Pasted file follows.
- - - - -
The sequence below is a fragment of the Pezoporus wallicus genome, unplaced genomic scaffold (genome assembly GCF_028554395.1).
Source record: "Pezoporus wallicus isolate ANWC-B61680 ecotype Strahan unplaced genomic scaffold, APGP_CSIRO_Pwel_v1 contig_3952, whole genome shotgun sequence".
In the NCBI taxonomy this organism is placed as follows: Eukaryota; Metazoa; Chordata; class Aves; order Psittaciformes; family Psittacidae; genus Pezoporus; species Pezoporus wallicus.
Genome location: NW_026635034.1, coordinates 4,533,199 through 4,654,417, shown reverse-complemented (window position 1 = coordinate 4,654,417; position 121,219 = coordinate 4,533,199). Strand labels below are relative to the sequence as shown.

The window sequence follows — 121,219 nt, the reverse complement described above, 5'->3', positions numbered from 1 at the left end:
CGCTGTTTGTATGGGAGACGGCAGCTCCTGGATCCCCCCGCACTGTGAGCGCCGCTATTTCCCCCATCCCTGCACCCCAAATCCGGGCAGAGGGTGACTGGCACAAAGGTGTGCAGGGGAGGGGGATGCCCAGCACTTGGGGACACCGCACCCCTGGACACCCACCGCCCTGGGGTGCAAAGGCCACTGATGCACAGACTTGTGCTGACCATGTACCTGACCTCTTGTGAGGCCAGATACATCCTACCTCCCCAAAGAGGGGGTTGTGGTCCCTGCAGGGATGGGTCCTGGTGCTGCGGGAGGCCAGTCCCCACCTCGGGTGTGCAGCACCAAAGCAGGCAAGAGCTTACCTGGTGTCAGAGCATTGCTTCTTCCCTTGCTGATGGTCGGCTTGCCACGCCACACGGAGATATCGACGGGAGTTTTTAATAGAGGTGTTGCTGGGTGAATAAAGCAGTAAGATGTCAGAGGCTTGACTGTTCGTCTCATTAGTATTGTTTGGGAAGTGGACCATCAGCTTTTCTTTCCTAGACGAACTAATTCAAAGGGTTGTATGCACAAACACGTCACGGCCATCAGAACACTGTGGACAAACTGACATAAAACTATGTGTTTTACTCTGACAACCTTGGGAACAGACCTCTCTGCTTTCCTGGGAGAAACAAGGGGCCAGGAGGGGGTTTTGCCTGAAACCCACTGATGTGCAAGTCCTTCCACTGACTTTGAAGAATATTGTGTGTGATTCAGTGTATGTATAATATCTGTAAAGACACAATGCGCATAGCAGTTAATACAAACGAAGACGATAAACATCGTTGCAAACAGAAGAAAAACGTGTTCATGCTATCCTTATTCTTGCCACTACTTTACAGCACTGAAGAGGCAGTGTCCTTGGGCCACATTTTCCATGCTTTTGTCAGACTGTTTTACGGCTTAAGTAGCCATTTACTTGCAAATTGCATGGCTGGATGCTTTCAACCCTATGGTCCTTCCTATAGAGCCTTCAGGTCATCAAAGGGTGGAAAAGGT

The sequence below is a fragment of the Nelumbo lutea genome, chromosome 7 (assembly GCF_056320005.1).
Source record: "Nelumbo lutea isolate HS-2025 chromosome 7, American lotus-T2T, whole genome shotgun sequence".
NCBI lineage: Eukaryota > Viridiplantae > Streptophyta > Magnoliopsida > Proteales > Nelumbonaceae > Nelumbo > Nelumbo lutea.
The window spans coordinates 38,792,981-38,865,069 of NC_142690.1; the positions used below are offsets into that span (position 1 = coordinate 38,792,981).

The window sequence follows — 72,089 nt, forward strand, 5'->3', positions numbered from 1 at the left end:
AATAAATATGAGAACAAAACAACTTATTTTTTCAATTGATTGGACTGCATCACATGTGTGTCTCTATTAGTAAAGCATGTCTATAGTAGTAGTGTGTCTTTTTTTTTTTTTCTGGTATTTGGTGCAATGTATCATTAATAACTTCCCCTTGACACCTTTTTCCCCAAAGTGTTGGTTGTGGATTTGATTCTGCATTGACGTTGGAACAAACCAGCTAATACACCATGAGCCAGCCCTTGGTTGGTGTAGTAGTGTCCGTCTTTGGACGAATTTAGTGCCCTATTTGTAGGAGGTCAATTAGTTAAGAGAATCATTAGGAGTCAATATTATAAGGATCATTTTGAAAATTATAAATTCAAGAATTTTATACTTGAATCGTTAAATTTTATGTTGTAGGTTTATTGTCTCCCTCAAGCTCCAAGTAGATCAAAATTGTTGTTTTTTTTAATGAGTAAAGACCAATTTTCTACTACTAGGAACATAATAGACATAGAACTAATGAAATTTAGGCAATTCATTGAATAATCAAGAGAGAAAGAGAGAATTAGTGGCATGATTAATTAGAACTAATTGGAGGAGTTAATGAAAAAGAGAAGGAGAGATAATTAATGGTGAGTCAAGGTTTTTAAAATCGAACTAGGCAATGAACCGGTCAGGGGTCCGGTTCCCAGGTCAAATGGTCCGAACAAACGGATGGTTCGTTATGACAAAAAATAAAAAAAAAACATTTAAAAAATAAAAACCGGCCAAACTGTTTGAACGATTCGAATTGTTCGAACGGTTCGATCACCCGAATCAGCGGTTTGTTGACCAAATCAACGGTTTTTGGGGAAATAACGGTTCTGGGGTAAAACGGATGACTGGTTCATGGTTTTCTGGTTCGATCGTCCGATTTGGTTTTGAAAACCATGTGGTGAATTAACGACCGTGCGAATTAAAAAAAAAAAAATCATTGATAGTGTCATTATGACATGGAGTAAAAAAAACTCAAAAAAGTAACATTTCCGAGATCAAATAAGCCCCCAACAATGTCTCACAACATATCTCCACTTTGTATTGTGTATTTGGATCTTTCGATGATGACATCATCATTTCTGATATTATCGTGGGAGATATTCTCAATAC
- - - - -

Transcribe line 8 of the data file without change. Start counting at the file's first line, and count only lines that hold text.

Source record: "Nelumbo lutea isolate HS-2025 chromosome 7, American lotus-T2T, whole genome shotgun sequence".